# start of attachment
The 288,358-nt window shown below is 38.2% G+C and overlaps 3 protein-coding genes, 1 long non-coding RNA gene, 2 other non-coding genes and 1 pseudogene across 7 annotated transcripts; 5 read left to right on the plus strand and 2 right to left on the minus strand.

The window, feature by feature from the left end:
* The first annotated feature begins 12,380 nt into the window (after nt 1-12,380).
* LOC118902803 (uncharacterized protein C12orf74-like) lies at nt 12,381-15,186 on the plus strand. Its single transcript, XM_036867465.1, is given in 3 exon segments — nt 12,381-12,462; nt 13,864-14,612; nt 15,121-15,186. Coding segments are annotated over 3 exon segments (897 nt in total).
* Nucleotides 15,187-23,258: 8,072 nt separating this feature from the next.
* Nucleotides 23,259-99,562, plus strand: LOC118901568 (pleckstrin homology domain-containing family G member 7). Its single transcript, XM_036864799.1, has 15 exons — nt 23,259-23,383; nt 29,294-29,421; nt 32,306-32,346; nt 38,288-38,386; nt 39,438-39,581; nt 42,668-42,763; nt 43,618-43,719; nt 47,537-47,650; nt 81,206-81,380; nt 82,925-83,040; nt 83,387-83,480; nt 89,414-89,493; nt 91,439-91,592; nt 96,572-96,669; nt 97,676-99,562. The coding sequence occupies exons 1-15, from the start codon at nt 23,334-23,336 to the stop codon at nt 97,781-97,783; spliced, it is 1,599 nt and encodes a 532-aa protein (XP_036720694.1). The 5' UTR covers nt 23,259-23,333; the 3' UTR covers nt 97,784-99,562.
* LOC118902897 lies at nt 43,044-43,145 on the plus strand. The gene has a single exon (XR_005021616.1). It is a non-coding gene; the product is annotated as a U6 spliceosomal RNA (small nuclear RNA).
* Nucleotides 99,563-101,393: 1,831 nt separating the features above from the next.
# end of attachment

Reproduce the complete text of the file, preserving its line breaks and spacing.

The 288,358-nt window shown below is 38.2% G+C and overlaps 3 protein-coding genes, 1 long non-coding RNA gene, 2 other non-coding genes and 1 pseudogene across 7 annotated transcripts; 5 read left to right on the plus strand and 2 right to left on the minus strand.

The window, feature by feature from the left end:
* The first annotated feature begins 12,380 nt into the window (after nt 1-12,380).
* LOC118902803 (uncharacterized protein C12orf74-like) lies at nt 12,381-15,186 on the plus strand. Its single transcript, XM_036867465.1, is given in 3 exon segments — nt 12,381-12,462; nt 13,864-14,612; nt 15,121-15,186. Coding segments are annotated over 3 exon segments (897 nt in total).
* Nucleotides 15,187-23,258: 8,072 nt separating this feature from the next.
* Nucleotides 23,259-99,562, plus strand: LOC118901568 (pleckstrin homology domain-containing family G member 7). Its single transcript, XM_036864799.1, has 15 exons — nt 23,259-23,383; nt 29,294-29,421; nt 32,306-32,346; nt 38,288-38,386; nt 39,438-39,581; nt 42,668-42,763; nt 43,618-43,719; nt 47,537-47,650; nt 81,206-81,380; nt 82,925-83,040; nt 83,387-83,480; nt 89,414-89,493; nt 91,439-91,592; nt 96,572-96,669; nt 97,676-99,562. The coding sequence occupies exons 1-15, from the start codon at nt 23,334-23,336 to the stop codon at nt 97,781-97,783; spliced, it is 1,599 nt and encodes a 532-aa protein (XP_036720694.1). The 5' UTR covers nt 23,259-23,333; the 3' UTR covers nt 97,784-99,562.
* LOC118902897 lies at nt 43,044-43,145 on the plus strand. The gene has a single exon (XR_005021616.1). It is a non-coding gene; the product is annotated as a U6 spliceosomal RNA (small nuclear RNA).
* Nucleotides 99,563-101,393: 1,831 nt separating the features above from the next.